He’ll be handing over leadership of the mission to someone at some point, but the details are still as vague and gassy as one of those “jobs created or saved” graphs.

Adm. Gary Roughead, the Chief of Naval Operations, said that he has received no guidance on the path ahead for command and control of the no-fly zone, no-drive zone, no-sail zone, arms embargo enforcement, and any other missions currently being managed by U.S. Africom Commander Gen. Carter Ham, who is in Germany. NATO has been battling internally over whether to take command, while the French government’s latest proposal is to set up a “political steering committee” made of Western and Arab foreign ministers…

Roughead also said there’s no guarantee that U.S. military forces would be able to decrease their presence or activities when the transition takes place. In other words, the U.S. military might give up control, but still be doing most of the work.

Not only is there no guarantee, the U.S. role in the skies over Libya has actually increased this week. Danger Room crunches the numbers: On Monday, more than half of the 80 missions over Qaddafiland were flown by U.S. allies. Over the past 24 hours, of 175 missions flown, the USAF has been responsible for 113. Maybe that’s a temporary blip, part of an all-out push to obliterate Qaddafi’s air force before letting less competent air forces take the lead. (If so, it’s been a success.) Or, more ominously, maybe it’s because some of our allies lack the capacity to sustain a bombardment campaign against a tinpot dictator beyond a few days. Or, as a third possibility, maybe we’re realizing that western air power hasn’t been enough to reverse the advantage Qaddafi’s troops have on the ground over the outgunned rebels. If that’s the case, with more attacks needed to dislodge regime troops, the coming handover to NATO or France’s “political steering committee” or whoever may mean little more than slipping an international glove over an American fist. Got to keep those U.S. fingerprints off the attacks somehow, partly to keep support for the mission high among America-hating Muslims in the region and partly to reassure voters here at home that our role has been formally “reduced” — even if, in practice, it’s expanding.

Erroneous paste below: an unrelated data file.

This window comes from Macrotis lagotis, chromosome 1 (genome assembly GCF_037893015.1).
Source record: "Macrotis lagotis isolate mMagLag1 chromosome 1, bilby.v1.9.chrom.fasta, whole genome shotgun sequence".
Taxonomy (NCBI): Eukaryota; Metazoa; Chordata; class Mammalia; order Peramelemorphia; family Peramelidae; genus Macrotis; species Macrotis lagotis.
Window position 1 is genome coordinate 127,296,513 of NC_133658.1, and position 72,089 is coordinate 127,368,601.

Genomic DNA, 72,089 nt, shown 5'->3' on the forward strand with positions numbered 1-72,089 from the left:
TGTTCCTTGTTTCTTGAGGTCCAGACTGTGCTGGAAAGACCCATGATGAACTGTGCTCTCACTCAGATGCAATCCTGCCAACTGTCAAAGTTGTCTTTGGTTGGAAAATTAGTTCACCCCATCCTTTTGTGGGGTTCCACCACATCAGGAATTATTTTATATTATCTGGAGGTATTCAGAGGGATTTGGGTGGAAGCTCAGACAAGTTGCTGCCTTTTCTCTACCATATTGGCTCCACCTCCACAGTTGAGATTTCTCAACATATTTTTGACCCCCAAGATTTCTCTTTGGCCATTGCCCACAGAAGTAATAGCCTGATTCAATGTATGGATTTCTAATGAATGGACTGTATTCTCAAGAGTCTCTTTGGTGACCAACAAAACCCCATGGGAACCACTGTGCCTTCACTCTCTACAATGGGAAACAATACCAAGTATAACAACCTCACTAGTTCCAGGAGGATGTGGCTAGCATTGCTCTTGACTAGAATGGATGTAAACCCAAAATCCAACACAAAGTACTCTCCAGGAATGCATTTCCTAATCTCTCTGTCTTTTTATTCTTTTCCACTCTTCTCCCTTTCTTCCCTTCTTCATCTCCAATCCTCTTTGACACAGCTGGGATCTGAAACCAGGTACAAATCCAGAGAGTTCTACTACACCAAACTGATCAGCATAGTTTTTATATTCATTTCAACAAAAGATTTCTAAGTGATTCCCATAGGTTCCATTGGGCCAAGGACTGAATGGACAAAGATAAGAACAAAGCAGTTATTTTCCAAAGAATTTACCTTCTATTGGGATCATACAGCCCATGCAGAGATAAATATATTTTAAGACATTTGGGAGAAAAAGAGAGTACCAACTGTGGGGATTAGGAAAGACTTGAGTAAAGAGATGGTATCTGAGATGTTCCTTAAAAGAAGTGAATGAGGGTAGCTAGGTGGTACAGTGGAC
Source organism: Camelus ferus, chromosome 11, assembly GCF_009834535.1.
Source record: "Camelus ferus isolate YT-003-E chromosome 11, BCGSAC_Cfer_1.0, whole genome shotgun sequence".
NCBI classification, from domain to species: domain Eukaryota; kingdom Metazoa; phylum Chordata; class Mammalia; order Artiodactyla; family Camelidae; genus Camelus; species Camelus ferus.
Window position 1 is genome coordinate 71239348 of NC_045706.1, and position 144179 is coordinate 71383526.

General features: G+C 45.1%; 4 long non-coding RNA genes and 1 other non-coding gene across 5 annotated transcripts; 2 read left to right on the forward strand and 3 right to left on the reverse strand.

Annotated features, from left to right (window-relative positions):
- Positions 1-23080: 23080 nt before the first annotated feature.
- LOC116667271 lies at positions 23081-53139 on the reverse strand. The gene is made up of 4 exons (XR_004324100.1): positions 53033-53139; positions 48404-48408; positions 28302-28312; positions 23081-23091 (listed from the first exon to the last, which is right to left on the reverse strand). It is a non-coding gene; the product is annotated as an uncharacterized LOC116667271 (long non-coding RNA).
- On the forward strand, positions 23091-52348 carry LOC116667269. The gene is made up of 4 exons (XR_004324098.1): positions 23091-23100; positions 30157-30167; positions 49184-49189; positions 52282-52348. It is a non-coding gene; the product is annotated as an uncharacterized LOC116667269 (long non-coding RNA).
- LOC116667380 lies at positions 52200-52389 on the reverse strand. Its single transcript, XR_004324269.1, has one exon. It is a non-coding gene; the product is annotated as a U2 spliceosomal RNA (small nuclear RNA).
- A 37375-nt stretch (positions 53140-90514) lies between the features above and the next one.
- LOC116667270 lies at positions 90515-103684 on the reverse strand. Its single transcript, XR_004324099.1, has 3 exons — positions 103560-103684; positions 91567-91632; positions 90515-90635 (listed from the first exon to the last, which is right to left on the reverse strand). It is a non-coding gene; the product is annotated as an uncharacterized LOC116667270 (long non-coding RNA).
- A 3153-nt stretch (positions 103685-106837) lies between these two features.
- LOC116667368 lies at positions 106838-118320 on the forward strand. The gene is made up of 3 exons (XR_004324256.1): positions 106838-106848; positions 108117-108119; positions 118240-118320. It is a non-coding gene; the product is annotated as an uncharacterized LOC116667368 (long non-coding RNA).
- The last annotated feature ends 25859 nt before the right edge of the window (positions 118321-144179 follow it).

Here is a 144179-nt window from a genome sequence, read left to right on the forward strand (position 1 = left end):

The word earlier this afternoon was that NATO is still deadlocked on whether to assume leadership of the mission from the White House, but this new AP story makes it sound like a compromise is a fait accompli.

Separately, Turkey has been seen as holding up agreement on a command structure for a no-fly zone, but diplomats say an agreement is gradually emerging about the role NATO would play, after the United States — which has effectively commanded the operation until now — reiterated that it was committed to the transition.

The compromise proposal would see NATO take a key role in the military operation guided by a political committee of foreign ministers from the West and the Arab world. Officials said the North Atlantic Council — NATO’s top decision-making body, which already has approved military plans for enforcing the no-fly zone — may decide to start them later Wednesday.

Turkey’s ambassador to the U.S. tweeted less than an hour ago that their foreign minister now agrees that the “[o]peration in Libya should be conducted by and under the command and control of NATO.” According to a NATO source, Turkey had been holding out because they “wanted Western coalition countries to finish their air strikes before NATO took over command, so the alliance was not blamed for any accidents.” All of which is super, but as I explained above, airstrikes may have to increase to soften up Qaddafi’s troops for the rebels. What happens if (or rather, when) Turkey gives the all-important Islamic okay for NATO to take over, and then suddenly new air raids against Qaddafi’s positions are ordered? Does Turkey then withdraw its approval and claim that it was lied to? Or is that the whole point of this maneuver — to let the west do its best to take out Qaddafi while pretending to have been betrayed about the scope of the mission so that it can pander to Muslims in the region?